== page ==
“We’re commissioning for the Australian audience”
Amazon Prime says 7 new local shows are not reliant on global success, nor as a response to COVID-safe filming.
Amazon Prime Video last week unveiled 7 new local productions in drama, comedy and documentary which, according to execs, are first and foremost for the Australian market.
Despite having 200 million members, 175m of which are actively streaming Prime Video, the shows are not reliant on global success.
“We’re making content for the Australian audience. Absolutely,” Tyler Bern Head of Australian Content tells TV Tonight.
“The reason why we commissioned those seven shows, is because we think that our Australian customers are going to want to watch them.”
Hushidar Kharas, Head of Originals, Asia Pacific agreed.
“I have a very good feeling that these shows are going to take off globally, because they’re so good. But they’re inherently local stories for the local audience.
“We know that they have (global) potential. With The Test we saw fantastic viewership in India and South Africa, and New Zealand and Canada to an extent. We’ve seen that happen with some of our other international content.”
New projects include The Lost Flowers of Alice Hart starring Sigourney Weaver, written by Aussie Sarah Lambert and directed by Glendyn Ivin; documentary on bushfires Burning produced by Cate Blanchett & director Eve Orner; comedy series Class of ’07 created by Kacie Anning; new comedy Deadloch by Kate McCartney and Kate McLennan; swimming doco Head Above Water; satirical comedy The Moth Effect from Nick Boshier and Jazz Twemlow; and Indigenous AFL doco Warriors On The Field.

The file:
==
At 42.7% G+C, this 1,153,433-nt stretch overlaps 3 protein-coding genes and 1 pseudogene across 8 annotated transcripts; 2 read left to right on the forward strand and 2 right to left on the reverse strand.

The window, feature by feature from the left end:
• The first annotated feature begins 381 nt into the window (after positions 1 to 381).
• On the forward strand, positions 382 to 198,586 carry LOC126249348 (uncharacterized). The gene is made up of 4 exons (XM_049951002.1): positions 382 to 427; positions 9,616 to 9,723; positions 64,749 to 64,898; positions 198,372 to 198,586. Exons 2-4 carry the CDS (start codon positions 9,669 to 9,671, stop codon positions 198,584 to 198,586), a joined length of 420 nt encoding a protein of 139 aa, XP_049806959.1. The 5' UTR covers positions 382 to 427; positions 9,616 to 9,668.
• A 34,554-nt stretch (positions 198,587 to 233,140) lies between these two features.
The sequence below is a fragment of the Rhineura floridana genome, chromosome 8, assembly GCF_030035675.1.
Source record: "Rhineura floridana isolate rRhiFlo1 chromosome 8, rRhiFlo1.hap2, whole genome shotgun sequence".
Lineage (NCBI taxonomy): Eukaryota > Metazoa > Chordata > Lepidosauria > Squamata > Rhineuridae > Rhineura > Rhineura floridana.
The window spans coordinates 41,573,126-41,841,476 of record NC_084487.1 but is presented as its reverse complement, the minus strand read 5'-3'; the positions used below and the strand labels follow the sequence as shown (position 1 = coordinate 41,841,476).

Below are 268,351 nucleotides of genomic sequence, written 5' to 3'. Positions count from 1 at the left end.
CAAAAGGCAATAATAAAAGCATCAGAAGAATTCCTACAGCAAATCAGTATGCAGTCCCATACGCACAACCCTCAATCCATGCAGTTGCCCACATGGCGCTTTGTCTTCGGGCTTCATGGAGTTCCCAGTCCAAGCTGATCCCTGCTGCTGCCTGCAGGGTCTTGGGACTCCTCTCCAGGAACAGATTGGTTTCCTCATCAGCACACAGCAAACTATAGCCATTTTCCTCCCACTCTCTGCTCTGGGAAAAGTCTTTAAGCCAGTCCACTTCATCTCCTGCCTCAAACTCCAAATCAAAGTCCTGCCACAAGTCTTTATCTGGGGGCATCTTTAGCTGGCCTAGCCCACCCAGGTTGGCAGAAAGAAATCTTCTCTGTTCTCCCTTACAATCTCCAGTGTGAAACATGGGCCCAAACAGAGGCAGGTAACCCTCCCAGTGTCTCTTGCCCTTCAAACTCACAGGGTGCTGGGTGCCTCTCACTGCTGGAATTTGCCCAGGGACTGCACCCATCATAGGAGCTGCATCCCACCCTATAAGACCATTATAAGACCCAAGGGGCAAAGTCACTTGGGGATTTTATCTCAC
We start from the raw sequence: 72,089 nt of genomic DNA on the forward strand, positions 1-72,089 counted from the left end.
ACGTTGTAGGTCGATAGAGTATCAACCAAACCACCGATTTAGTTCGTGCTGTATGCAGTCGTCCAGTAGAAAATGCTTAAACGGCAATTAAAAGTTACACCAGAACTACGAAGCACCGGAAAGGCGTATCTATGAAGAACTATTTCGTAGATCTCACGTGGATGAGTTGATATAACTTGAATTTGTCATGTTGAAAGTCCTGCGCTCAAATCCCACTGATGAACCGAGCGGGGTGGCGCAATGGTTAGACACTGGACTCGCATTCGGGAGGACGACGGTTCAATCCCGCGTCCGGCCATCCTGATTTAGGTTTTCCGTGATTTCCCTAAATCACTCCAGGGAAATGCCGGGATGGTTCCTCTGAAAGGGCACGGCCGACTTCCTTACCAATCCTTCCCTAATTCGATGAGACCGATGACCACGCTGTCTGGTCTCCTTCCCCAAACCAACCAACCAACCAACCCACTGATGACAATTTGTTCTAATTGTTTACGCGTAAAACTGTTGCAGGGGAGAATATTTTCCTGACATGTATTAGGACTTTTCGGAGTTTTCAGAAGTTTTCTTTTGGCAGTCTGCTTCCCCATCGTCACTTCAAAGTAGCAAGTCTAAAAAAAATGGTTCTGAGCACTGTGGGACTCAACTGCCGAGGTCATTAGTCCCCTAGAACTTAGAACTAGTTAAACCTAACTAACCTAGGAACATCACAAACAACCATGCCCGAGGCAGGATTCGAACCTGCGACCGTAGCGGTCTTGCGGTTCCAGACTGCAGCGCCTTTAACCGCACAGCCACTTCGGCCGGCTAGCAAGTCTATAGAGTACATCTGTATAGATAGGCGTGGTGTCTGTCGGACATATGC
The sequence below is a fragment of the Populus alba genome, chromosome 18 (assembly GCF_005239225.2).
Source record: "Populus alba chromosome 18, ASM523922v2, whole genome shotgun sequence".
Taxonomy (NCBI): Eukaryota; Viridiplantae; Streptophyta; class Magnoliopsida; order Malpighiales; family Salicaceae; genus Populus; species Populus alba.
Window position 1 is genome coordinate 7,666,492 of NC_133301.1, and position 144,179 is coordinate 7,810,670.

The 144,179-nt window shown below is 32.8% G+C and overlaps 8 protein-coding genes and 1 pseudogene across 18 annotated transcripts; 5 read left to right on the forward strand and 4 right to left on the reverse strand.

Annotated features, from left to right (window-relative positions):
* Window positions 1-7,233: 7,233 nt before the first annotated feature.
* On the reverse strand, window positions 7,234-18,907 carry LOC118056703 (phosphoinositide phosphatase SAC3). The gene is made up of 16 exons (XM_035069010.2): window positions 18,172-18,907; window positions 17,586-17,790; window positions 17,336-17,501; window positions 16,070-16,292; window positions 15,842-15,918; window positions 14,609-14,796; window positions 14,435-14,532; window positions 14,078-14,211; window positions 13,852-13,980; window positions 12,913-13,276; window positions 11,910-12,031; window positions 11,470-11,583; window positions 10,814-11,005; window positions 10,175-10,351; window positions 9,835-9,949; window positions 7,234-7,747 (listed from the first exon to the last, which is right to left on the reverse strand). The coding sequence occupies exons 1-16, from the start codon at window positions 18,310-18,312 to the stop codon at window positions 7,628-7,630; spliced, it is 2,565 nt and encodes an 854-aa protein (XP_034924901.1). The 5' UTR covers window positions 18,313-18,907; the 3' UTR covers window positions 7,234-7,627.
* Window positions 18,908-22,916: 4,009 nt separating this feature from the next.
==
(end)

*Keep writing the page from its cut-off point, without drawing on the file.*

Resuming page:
They add to previous shows to date, Making Their Mark, The Test, LOL: Last One Standing, stand up comedy specials, and several upcoming titles. The commitment of $150 million into 14 Australian Originals isn’t in response to the buoyant production environment.
“The COVID-free production environment has helped us maintain our development pipeline and our production schedules. It’s an advantage, obviously, but we’re not investing because of content quotas and we’re not investing more because this is a COVID-free environment,” says Bern.
“All of these are local stories with local talent. It’s not just (about) the production environment. It’s about having great stories, great actors, producers, creators and crew. All of that is coming together.”
7 part revival Back to the Rafters will screen in September, with reality series Luxe Listings Sydney, Kick Like Tayla and season 2 of The Wilds, filming in Australia, also on the way.
“There are so many rich stories here. We’ve just been so pleased with all of the shows that we have in development, all the shows that we’ve commissioned, they’re just like a uniquely talented group of people,” said Bern.
“Historically for one reason or another a lot of Australian stories haven’t taken off globally. But we can provide that opportunity for something like Deadloch for these two very funny, talented comedians and creators to potentially have a global hit.”
He added, “We’re not done at 14. There will be more announcements coming. We have a big development pipeline, we’re actively investing in more Australian content. The 14 is where we’re at right now.”